Why are we doing this research?
Cincinnati Children’s is conducting a research study, sometimes known as a clinical trial or clinical study, to learn more about an investigational drug that may help treat the liver and control the itching in people who have Progressive Familial Intrahepatic Cholestasis (PFIC).
Investigational means that the drug is being tested and is not approved by the U.S. Food and Drug Administration (FDA).
Who can participate?
Infants, children and teens, 1 to 18 years old, who have PFIC may be eligible for participation.
However, those who have had any of the following CANNOT be in the study:
- Surgery to divert bile flow
- Liver transplant
- A history or presence of liver disease other than PFIC, inflammatory bowel disease or any other intestinal disease
What will happen in the study?
If you (if you are 18) or your child qualifies for this
study, and you agree to participate, you will be in this study for about 1
You or your child will first have a screening visit during
which the study will be explained to you and some questions/tests will be
performed. This visit will take a few hours to complete.
Next, if the tests from the screening
are okay, you or your child will have a baseline visit. The baseline visit
happens within 6 weeks of the screening and may take an hour-and-a-half to
After the baseline, you or your child will enter the treatment phase of
During the treatment phase, there are a total of 8 clinic visits with
study staff at Cincinnati Children’s.
Most clinic visits will take about an hour, but a few may take more or less
time. Parents and/or guardians must accompany children under the age of 18 to
all study visits.
You and/or your child will
also complete 10 scheduled telephone calls, lasting about 15 to 30
You or your
child will receive the study drug at each clinic visit and will also be given
written instructions on when and how to take it.
This is not
a placebo-controlled study, so all eligible participants will receive the
investigational study drug
All participants will take the study drug for 48 weeks.
A detailed list of tests and procedures will
be provided to anyone interested in learning more about this study. Some of the
tests and procedures include:
to remember that if you or your child chooses to take part in the study, you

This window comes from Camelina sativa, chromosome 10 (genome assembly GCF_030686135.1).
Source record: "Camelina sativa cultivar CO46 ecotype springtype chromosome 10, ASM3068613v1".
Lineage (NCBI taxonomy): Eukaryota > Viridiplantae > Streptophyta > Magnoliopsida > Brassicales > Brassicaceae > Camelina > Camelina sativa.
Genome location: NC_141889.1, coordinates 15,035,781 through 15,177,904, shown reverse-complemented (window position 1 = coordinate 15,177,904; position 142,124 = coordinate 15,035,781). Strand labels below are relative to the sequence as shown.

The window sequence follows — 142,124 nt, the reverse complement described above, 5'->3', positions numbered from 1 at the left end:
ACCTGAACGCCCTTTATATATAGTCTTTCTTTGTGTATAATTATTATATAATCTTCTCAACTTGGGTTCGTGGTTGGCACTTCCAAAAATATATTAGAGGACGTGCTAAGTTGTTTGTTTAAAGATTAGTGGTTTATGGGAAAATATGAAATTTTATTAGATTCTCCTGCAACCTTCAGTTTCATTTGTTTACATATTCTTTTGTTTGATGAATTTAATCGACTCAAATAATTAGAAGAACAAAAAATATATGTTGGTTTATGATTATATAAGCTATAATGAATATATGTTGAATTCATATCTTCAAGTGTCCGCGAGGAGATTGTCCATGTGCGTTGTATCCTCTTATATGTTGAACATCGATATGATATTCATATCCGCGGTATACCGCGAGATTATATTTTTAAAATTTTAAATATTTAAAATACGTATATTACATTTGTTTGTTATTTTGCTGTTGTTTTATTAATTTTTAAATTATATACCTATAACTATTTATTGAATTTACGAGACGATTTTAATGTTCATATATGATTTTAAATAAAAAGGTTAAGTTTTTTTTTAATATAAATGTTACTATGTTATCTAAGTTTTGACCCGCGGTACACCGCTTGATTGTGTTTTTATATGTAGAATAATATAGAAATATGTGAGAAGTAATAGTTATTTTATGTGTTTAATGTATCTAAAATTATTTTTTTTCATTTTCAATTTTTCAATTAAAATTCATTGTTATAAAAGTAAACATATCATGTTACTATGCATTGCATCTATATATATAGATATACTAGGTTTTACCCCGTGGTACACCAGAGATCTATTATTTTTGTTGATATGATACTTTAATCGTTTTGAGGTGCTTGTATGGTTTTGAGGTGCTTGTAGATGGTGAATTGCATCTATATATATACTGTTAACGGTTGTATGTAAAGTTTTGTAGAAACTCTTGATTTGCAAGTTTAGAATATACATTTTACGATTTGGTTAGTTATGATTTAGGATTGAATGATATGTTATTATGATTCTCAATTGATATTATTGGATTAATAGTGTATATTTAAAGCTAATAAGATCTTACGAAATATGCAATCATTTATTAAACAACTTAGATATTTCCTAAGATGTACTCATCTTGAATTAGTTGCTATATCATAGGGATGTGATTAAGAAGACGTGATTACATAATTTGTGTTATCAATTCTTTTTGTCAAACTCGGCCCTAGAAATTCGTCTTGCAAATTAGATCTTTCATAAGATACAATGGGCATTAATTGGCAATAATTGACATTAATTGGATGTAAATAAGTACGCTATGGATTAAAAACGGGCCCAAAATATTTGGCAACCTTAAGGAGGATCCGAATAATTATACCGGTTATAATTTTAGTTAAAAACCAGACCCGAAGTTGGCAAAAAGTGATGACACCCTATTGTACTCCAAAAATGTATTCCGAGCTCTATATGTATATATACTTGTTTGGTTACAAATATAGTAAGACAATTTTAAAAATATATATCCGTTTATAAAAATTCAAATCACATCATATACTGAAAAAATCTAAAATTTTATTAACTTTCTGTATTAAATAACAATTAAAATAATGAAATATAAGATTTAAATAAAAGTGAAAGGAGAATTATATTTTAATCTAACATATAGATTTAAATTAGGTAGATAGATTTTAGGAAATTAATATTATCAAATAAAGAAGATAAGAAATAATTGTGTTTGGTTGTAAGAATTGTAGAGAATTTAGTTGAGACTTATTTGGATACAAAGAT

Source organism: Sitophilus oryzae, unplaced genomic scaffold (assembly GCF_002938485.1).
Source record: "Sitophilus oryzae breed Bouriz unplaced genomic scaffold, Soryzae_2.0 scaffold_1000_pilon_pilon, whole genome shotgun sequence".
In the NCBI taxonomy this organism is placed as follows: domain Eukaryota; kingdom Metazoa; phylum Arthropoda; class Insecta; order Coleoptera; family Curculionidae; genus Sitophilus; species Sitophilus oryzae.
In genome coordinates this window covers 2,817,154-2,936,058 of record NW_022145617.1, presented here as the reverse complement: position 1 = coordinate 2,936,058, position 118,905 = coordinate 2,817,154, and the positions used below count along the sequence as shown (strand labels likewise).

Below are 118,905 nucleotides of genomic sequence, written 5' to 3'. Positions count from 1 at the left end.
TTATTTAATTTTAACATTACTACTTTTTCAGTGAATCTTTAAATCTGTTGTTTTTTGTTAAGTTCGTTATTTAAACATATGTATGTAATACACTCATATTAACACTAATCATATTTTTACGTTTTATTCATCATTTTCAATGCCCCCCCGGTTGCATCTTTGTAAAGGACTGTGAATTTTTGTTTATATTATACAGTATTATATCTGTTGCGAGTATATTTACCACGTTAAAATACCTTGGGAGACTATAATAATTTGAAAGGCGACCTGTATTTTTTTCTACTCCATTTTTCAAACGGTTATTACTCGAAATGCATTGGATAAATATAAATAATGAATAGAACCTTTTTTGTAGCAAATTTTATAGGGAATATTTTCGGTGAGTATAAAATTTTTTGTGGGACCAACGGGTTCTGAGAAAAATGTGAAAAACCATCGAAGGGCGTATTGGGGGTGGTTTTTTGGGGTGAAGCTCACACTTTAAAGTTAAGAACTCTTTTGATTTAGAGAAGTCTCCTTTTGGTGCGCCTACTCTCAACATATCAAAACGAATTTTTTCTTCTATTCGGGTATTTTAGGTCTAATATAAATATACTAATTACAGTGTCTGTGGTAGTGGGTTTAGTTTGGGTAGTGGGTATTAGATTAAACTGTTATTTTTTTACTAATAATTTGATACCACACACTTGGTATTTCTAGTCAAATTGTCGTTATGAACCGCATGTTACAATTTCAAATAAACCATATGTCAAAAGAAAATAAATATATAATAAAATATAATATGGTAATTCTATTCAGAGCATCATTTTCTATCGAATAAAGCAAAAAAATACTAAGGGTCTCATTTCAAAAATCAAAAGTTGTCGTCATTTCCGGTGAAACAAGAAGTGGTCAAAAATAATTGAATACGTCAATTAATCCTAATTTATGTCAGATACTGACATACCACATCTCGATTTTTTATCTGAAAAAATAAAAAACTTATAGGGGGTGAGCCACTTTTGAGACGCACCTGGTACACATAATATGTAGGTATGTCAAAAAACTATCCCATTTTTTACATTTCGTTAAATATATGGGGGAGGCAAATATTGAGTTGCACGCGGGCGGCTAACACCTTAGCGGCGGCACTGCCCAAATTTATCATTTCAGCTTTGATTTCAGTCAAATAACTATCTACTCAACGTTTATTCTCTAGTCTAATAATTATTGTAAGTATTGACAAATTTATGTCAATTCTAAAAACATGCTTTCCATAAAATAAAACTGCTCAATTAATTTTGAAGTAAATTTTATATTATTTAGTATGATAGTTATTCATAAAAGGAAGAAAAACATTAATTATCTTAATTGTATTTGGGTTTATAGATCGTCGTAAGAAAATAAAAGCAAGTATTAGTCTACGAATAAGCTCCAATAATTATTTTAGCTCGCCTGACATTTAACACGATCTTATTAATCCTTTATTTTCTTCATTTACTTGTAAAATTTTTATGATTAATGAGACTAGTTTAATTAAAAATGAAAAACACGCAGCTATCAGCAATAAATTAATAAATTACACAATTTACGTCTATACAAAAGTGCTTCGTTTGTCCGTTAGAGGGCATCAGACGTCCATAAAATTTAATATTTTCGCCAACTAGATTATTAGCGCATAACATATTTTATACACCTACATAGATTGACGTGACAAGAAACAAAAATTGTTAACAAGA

will need to come to all of the study visits and follow all of the instructions
provided by study staff.
- Demographic data: We
will ask questions to collect information about you or your child, including
birth date, gender, race and ethnicity (screening only).
- Medical and medication history: We want to know more about you or your child’s current and
past medical history as well as know of any prior and current medications
- Ultrasound of liver: This
is a machine that uses high frequency sound waves to create an image of the
liver (screening only).
- Genetic testing: Blood
will be tested for any presence of a change in genes found in people with PFIC.
This will only be done if there is no record of it in you or your child’s chart
or if the record of it cannot be obtained from another hospital (screening
- Physical exam: We
will collect information including weight, height and vital signs (blood
pressure, heart rate, breathing rate and temperature).
- Blood and urine samples: The samples will be
collected for routine testing. For visits when blood and urine are collected, you or your child
will need to be fasting (no food or drink except for water) for 4 hours
before the visit.
- Electronic diary (eDiary): This looks like a cell phone
and you or your child will use it to report how the itching is in the
morning and before bed. You
or your child will need to bring this to every study visit.
- Paper diary: You or your child will be
asked to record all dates and times you took the study drug, how much, and
what time you ate breakfast. You will also be asked to record any missed
doses. You or your child
will need to bring this to every study visit.
- Questionnaires: You or your child will answer questions about how you have
been feeling; if there are any changes to medications; quality of life; how
itch affects you; and how often you itch, scratch or rub.
Participants or parents interested in
having their child participate will be given a consent form that thoroughly
explains all of the details of the study. A member of the study staff will
review the consent form with you and will be sure that all of your questions
What are the good things that can happen from this research?
Being in this study may not help you or your child right now. We hope the information learned from this study may help other people with PFIC later on.
Will you/your child be paid to be in this research study?
Participants may receive up to $750 ($75 for each of the 10 study visits) for their time and travel.